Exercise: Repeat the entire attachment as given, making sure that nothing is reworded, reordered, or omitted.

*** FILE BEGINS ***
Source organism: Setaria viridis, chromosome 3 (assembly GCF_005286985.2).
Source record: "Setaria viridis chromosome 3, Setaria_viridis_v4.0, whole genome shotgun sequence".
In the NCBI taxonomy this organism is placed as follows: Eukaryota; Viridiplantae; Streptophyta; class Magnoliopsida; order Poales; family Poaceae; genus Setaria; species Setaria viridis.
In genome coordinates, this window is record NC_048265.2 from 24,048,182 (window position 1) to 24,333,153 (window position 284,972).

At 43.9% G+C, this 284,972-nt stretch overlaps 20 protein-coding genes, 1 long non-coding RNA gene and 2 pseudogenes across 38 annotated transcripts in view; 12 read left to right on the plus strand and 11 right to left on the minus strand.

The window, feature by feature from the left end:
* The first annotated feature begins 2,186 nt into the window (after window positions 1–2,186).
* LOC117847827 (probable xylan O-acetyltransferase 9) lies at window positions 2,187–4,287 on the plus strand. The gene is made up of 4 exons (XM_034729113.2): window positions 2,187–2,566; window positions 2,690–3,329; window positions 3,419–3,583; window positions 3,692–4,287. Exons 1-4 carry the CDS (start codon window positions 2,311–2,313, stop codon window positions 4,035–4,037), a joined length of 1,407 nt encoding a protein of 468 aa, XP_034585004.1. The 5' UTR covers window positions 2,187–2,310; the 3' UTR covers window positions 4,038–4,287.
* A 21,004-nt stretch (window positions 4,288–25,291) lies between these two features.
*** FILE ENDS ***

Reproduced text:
Source organism: Setaria viridis, chromosome 3 (assembly GCF_005286985.2).
Source record: "Setaria viridis chromosome 3, Setaria_viridis_v4.0, whole genome shotgun sequence".
In the NCBI taxonomy this organism is placed as follows: Eukaryota; Viridiplantae; Streptophyta; class Magnoliopsida; order Poales; family Poaceae; genus Setaria; species Setaria viridis.
In genome coordinates, this window is record NC_048265.2 from 24,048,182 (window position 1) to 24,333,153 (window position 284,972).

At 43.9% G+C, this 284,972-nt stretch overlaps 20 protein-coding genes, 1 long non-coding RNA gene and 2 pseudogenes across 38 annotated transcripts in view; 12 read left to right on the plus strand and 11 right to left on the minus strand.

The window, feature by feature from the left end:
* The first annotated feature begins 2,186 nt into the window (after window positions 1–2,186).
* LOC117847827 (probable xylan O-acetyltransferase 9) lies at window positions 2,187–4,287 on the plus strand. The gene is made up of 4 exons (XM_034729113.2): window positions 2,187–2,566; window positions 2,690–3,329; window positions 3,419–3,583; window positions 3,692–4,287. Exons 1-4 carry the CDS (start codon window positions 2,311–2,313, stop codon window positions 4,035–4,037), a joined length of 1,407 nt encoding a protein of 468 aa, XP_034585004.1. The 5' UTR covers window positions 2,187–2,310; the 3' UTR covers window positions 4,038–4,287.
* A 21,004-nt stretch (window positions 4,288–25,291) lies between these two features.